Moana leaps forward on Day 2 of IRC Europeans

Day two of the IRC European Championship at Damen Breskens Sailing Weekend could not have been more different to Day 1; yesterday’s opening race, a medium coastal, was tricky in the extreme for race committee and competitors alike as the wind went through 180 degrees and built from nothing to mid-20s.

However, for this second day of competition for the RORC and UNCL’s popular rating rule, the wind had consolidated in the north. Here in the Netherlands on the mouth of the River Scheldt leading to Antwerp this is a more stable direction although today the breeze still built from around 12 to 21 knots.

In these conditions and still under a brilliant summer sun, PRO Menno Vercouteren laid on three races: two windward/leewards, followed by a round the cans. Once again, for the three IRC classes each involved three starts and three courses of varying lengths with, for example, the final round the cans being 13 miles for IRC One, 10.5 for IRC Two and nine for IRC Three.

Beneteau First 47.7 Moana put in the best performance across the classes – Ineke Peltzer pic

Across the classes, it is the Goubou family’s Beneteau First 47.7, Moana, that has put in the best performance. Fresh from her recent class victory at Cowes Week, Moana, which is the longest yacht competing here, posted a 3-3-1 today.

At the halfway stage of this seventh IRC European Championship, the Belgium boat holds a commanding 10-point lead over RORC Commodore, James Neville’s HH42 INO XXX. Jean-Eudes Renier’s MAT 12 Sailplane, winner of today’s second race, is one point behind in third.

The Gerd-Jan Poortman-skippered Ker 46 Van Uden-ROST, the scratch boat here, won today’s first race, but is still reeling from a costly DSQ in yesterday’s double scoring, non-discardable coastal race.

Arjen van Leeuwen’s J109 Joule is top of IRC2 after two days – Ineke Peltzer pic

In IRC Two, the pair of J/109s, Arjen van Leeuwen’s Joule and John Smart’s Jukebox from the UK, continue to lead with Belgium’s Wouter Borghijs and his A-35 Tontin third. Oddly, none of them won a race today.

Instead, Radboud Crul’s Dehler 36 Rosetta took the bullet in the first windward-leeward, the second going to Jörg Sigg’s J/99 Lallekonig with the round the cans claimed by Robert Jockin’s Dehler 39 Griel. Rosetta and Lällekönig would most likely be on the podium overall tonight had they not been among four boats disqualified under the third race’s U flag start.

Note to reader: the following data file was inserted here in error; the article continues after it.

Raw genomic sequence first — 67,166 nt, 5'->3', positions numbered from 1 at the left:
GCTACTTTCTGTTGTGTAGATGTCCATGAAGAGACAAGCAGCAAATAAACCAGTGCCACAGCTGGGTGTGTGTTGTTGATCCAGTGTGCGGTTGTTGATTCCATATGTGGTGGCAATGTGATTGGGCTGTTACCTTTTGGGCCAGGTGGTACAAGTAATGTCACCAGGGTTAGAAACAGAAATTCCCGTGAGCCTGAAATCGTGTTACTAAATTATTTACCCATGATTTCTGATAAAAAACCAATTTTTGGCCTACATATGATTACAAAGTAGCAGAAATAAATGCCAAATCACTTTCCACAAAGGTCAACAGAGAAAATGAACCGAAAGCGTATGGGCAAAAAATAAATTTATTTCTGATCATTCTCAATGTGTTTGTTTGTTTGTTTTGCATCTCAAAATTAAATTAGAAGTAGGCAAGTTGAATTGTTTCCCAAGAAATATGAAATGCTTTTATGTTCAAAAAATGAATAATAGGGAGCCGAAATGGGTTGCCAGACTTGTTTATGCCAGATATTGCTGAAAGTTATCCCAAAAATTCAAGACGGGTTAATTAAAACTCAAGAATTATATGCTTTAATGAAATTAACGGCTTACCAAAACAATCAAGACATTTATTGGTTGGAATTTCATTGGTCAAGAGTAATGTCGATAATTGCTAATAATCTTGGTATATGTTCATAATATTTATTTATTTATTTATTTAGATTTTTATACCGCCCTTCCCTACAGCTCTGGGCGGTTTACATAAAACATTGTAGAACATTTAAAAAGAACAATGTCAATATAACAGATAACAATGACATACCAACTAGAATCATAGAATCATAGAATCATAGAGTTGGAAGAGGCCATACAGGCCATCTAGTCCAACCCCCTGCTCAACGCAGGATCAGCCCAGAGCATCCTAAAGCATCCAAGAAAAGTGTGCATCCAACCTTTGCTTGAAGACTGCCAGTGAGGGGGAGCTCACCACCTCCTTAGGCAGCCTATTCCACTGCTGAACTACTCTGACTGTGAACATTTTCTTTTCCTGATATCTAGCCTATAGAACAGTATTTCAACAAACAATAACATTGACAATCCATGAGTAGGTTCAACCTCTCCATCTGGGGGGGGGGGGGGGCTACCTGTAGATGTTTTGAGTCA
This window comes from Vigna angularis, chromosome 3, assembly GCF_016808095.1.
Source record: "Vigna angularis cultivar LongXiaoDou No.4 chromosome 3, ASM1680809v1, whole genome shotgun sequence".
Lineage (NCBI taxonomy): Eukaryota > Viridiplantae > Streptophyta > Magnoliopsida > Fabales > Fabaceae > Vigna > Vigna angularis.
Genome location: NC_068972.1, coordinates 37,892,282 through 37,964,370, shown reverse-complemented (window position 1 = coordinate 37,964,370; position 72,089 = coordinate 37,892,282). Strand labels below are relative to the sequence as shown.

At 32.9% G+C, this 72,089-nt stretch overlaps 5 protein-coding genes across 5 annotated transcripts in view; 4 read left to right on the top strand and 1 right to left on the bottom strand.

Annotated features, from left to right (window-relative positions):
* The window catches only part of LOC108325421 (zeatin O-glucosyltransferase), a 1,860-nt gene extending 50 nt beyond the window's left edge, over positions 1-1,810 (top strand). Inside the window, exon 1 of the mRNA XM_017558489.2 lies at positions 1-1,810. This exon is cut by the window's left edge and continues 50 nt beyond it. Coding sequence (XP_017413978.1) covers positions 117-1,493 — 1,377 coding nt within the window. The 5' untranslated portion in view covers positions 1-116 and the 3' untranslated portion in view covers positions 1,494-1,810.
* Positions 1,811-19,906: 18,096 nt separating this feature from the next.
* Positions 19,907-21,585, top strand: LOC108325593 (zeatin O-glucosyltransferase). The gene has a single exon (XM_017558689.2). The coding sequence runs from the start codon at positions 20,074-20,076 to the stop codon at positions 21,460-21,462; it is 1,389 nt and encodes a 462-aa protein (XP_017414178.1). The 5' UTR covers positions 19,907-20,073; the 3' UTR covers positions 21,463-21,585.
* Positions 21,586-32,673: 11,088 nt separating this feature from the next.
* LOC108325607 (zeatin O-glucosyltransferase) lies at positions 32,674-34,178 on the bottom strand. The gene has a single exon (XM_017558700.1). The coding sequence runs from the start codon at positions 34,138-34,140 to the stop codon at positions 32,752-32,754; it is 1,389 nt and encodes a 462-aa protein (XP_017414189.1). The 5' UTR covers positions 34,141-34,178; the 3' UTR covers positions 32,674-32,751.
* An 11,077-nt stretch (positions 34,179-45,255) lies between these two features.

Despite her UFD, Rosetta is fourth overall, a mere point away from the podium. “We have still got Saturday and Sunday to go,” says Crul cautiously, a RORC race regular and veteran of six Rolex Fastnet Races. “We enjoyed the sailing today very much. It was very nice weather – a real joy to sail in this championship…so far.”

Of his racing today, Crul commented: “Every dog has his day and today I had some lucky breaks. We were not so good in the start, but we came back and did okay. The boat is going well. And you have to do your tactics right and go fast in the right direction. It was a beautiful day to sail with 15-18 knots.”

Michel Dorsman’s Sport Extra Djinn is on a roll in IRC 3 – Ineke Peltzer pic

The only boat to win two races today was the new leader of IRC Three, Michel Dorsman’s Extra Djinn. The Dutch X-362 Sport (which has kept its appealing name from when her previous British owner Neville Hodkin campaigned her on the Solent), won today’s first and third races, and has leapt ahead of yesterday’s winner Alain Rousseau’s Dehler 29 Picsou, to lead by two points.

Kees Keetels CSI Rakker is third. His A-31 is one point from second, having won today’s second race after a day never finishing off the podium, albeit still one point shy of Extra Djinn.

Extra Djinn’s genoa and spinnaker trimmer Madelon Voets commented: “We had a really good day. Today’s wind suited us very well – better than yesterdays. The forecasts were saying different winds, but it turned out really well.

“Out here off Breskens, it comes down to the tactics. Boat handling is important, but there’s all the wind shifts (because we are between different parts of land and islands and the wind is different on different sides of the course) and because there is also shallow water in some places, so we have to look at the current to see where we need to be regarding the tide. Our tactician did a really good job today.”

Extra Djinn is having a successful season, winning events across the Netherlands including the Dutch National Championship. “We are on a roll this year,” continued Voets, adding that after Extra Djinn’s origins racing on the Solent, “she remains well optimised for IRC.”

A win to win to Gerd-Jan Poortman’s Van Uden-ROST – Ineke Peltzer pic

Racing continues tomorrow (Saturday) with the wind still northerly but lighter (sub-15 knots). Once again, an around the cans race and two windward-leewards are scheduled.

Further information is available on the event website:

James Boyd/RORC media

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